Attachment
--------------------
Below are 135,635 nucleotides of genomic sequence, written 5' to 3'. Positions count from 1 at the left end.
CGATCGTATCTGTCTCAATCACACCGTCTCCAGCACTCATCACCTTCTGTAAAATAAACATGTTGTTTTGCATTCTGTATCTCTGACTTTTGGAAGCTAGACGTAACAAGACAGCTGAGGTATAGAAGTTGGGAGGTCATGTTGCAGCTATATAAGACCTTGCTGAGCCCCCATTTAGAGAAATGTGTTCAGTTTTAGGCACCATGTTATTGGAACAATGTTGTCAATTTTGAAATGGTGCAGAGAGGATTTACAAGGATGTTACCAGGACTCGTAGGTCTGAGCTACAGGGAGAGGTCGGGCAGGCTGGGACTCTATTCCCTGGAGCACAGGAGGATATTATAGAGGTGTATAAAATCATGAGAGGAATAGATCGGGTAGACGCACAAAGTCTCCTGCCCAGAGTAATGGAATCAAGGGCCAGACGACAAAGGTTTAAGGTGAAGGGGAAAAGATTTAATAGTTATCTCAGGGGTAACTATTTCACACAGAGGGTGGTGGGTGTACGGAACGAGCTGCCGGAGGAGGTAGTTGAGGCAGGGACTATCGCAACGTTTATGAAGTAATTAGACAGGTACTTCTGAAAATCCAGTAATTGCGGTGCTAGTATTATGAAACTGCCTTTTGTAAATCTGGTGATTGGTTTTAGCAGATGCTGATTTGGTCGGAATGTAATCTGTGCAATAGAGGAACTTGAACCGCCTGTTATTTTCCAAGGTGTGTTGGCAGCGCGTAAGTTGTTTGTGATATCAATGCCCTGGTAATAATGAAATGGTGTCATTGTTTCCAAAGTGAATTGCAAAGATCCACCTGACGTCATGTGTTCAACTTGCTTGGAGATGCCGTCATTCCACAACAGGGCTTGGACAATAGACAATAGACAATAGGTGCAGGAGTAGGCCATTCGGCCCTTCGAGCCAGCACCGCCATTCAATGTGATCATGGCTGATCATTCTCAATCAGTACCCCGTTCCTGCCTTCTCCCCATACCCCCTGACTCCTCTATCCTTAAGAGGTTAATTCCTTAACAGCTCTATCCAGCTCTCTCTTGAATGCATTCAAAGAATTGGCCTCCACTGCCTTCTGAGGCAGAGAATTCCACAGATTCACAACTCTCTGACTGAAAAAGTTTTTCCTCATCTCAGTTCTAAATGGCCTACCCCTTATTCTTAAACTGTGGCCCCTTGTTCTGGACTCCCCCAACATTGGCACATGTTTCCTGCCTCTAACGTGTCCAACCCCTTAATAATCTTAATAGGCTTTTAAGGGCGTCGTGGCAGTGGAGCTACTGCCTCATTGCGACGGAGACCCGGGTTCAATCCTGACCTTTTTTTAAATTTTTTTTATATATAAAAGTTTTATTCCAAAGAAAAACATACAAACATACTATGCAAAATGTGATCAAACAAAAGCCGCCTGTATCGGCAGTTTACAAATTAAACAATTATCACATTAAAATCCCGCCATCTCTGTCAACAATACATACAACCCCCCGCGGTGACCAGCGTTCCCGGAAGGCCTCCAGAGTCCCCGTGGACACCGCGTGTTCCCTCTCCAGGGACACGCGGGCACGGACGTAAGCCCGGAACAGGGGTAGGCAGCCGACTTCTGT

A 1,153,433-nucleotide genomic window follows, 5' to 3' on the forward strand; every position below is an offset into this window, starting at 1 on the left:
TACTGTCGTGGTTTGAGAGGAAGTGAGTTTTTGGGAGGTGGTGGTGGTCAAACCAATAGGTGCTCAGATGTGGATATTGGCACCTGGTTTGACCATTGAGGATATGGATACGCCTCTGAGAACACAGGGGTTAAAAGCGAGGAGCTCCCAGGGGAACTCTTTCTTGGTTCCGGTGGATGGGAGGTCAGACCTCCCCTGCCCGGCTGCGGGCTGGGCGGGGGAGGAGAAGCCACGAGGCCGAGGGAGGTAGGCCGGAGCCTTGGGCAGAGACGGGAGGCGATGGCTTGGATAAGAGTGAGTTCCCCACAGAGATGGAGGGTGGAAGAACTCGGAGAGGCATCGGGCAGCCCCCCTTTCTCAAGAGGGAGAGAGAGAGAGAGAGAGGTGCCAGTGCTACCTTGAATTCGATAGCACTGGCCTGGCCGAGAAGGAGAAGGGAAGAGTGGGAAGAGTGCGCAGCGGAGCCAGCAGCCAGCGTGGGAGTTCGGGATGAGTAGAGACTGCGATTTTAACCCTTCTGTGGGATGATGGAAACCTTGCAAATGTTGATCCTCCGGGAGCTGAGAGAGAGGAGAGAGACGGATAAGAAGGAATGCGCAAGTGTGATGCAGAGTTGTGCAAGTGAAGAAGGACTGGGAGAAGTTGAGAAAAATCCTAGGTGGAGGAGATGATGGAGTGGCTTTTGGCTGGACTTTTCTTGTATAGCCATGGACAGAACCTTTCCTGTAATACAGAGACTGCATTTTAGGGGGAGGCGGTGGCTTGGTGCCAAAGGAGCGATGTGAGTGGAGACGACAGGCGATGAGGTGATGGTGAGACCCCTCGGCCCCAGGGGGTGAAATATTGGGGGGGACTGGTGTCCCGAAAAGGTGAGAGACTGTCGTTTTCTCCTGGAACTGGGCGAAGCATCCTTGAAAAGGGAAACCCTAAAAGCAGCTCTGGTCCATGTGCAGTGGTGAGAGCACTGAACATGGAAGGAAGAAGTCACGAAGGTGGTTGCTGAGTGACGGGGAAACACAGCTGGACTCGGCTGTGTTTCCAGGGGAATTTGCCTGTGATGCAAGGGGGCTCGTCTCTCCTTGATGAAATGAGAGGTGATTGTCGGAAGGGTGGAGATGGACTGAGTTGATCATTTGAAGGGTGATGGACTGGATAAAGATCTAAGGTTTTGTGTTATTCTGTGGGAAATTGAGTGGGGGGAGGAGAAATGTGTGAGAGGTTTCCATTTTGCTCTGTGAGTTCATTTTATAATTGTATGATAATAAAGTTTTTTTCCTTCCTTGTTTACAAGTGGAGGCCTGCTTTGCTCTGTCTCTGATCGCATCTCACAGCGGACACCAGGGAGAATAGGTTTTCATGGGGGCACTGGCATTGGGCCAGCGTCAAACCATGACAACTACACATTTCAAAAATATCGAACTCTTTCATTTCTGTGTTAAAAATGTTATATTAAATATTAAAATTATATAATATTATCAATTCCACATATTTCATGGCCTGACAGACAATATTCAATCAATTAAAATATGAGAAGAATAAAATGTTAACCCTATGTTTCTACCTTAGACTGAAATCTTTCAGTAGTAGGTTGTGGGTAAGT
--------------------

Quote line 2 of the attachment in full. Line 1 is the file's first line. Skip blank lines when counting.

CGATCGTATCTGTCTCAATCACACCGTCTCCAGCACTCATCACCTTCTGTAAAATAAACATGTTGTTTTGCATTCTGTATCTCTGACTTTTGGAAGCTAGACGTAACAAGACAGCTGAGGTATAGAAGTTGGGAGGTCATGTTGCAGCTATATAAGACCTTGCTGAGCCCCCATTTAGAGAAATGTGTTCAGTTTTAGGCACCATGTTATTGGAACAATGTTGTCAATTTTGAAATGGTGCAGAGAGGATTTACAAGGATGTTACCAGGACTCGTAGGTCTGAGCTACAGGGAGAGGTCGGGCAGGCTGGGACTCTATTCCCTGGAGCACAGGAGGATATTATAGAGGTGTATAAAATCATGAGAGGAATAGATCGGGTAGACGCACAAAGTCTCCTGCCCAGAGTAATGGAATCAAGGGCCAGACGACAAAGGTTTAAGGTGAAGGGGAAAAGATTTAATAGTTATCTCAGGGGTAACTATTTCACACAGAGGGTGGTGGGTGTACGGAACGAGCTGCCGGAGGAGGTAGTTGAGGCAGGGACTATCGCAACGTTTATGAAGTAATTAGACAGGTACTTCTGAAAATCCAGTAATTGCGGTGCTAGTATTATGAAACTGCCTTTTGTAAATCTGGTGATTGGTTTTAGCAGATGCTGATTTGGTCGGAATGTAATCTGTGCAATAGAGGAACTTGAACCGCCTGTTATTTTCCAAGGTGTGTTGGCAGCGCGTAAGTTGTTTGTGATATCAATGCCCTGGTAATAATGAAATGGTGTCATTGTTTCCAAAGTGAATTGCAAAGATCCACCTGACGTCATGTGTTCAACTTGCTTGGAGATGCCGTCATTCCACAACAGGGCTTGGACAATAGACAATAGACAATAGGTGCAGGAGTAGGCCATTCGGCCCTTCGAGCCAGCACCGCCATTCAATGTGATCATGGCTGATCATTCTCAATCAGTACCCCGTTCCTGCCTTCTCCCCATACCCCCTGACTCCTCTATCCTTAAGAGGTTAATTCCTTAACAGCTCTATCCAGCTCTCTCTTGAATGCATTCAAAGAATTGGCCTCCACTGCCTTCTGAGGCAGAGAATTCCACAGATTCACAACTCTCTGACTGAAAAAGTTTTTCCTCATCTCAGTTCTAAATGGCCTACCCCTTATTCTTAAACTGTGGCCCCTTGTTCTGGACTCCCCCAACATTGGCACATGTTTCCTGCCTCTAACGTGTCCAACCCCTTAATAATCTTAATAGGCTTTTAAGGGCGTCGTGGCAGTGGAGCTACTGCCTCATTGCGACGGAGACCCGGGTTCAATCCTGACCTTTTTTTAAATTTTTTTTATATATAAAAGTTTTATTCCAAAGAAAAACATACAAACATACTATGCAAAATGTGATCAAACAAAAGCCGCCTGTATCGGCAGTTTACAAATTAAACAATTATCACATTAAAATCCCGCCATCTCTGTCAACAATACATACAACCCCCCGCGGTGACCAGCGTTCCCGGAAGGCCTCCAGAGTCCCCGTGGACACCGCGTGTTCCCTCTCCAGGGACACGCGGGCACGGACGTAAGCCCGGAACAGGGGTAGGCAGCCGACTTCTGT